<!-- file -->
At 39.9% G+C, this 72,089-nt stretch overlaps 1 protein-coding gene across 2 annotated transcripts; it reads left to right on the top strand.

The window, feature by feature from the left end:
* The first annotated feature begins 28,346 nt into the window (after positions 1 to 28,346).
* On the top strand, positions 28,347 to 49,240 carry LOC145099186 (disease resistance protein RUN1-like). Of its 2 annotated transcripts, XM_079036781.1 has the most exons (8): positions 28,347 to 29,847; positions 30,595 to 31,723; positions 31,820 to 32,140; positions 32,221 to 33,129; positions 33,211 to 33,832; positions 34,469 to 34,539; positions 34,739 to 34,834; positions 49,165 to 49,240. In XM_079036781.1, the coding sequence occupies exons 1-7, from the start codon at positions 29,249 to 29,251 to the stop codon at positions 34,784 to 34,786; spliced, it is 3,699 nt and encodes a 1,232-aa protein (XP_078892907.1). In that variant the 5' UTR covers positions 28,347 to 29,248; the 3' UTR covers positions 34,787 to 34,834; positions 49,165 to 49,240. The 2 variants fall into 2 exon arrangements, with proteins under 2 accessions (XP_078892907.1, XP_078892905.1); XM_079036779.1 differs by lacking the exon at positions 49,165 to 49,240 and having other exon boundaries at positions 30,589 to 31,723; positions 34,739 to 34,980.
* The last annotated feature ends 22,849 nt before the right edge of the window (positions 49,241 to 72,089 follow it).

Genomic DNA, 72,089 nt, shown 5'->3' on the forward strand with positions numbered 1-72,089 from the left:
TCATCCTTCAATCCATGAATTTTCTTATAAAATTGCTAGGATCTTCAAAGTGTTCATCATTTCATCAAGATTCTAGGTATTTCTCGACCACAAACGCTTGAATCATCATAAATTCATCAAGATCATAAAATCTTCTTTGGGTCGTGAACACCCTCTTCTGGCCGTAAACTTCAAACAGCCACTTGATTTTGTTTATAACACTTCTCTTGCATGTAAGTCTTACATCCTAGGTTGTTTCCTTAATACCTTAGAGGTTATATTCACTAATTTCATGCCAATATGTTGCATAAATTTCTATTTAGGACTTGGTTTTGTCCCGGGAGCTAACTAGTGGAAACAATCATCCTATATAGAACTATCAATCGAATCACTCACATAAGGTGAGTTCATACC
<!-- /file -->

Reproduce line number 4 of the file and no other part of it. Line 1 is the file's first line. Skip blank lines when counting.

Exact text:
* On the top strand, positions 28,347 to 49,240 carry LOC145099186 (disease resistance protein RUN1-like). Of its 2 annotated transcripts, XM_079036781.1 has the most exons (8): positions 28,347 to 29,847; positions 30,595 to 31,723; positions 31,820 to 32,140; positions 32,221 to 33,129; positions 33,211 to 33,832; positions 34,469 to 34,539; positions 34,739 to 34,834; positions 49,165 to 49,240. In XM_079036781.1, the coding sequence occupies exons 1-7, from the start codon at positions 29,249 to 29,251 to the stop codon at positions 34,784 to 34,786; spliced, it is 3,699 nt and encodes a 1,232-aa protein (XP_078892907.1). In that variant the 5' UTR covers positions 28,347 to 29,248; the 3' UTR covers positions 34,787 to 34,834; positions 49,165 to 49,240. The 2 variants fall into 2 exon arrangements, with proteins under 2 accessions (XP_078892907.1, XP_078892905.1); XM_079036779.1 differs by lacking the exon at positions 49,165 to 49,240 and having other exon boundaries at positions 30,589 to 31,723; positions 34,739 to 34,980.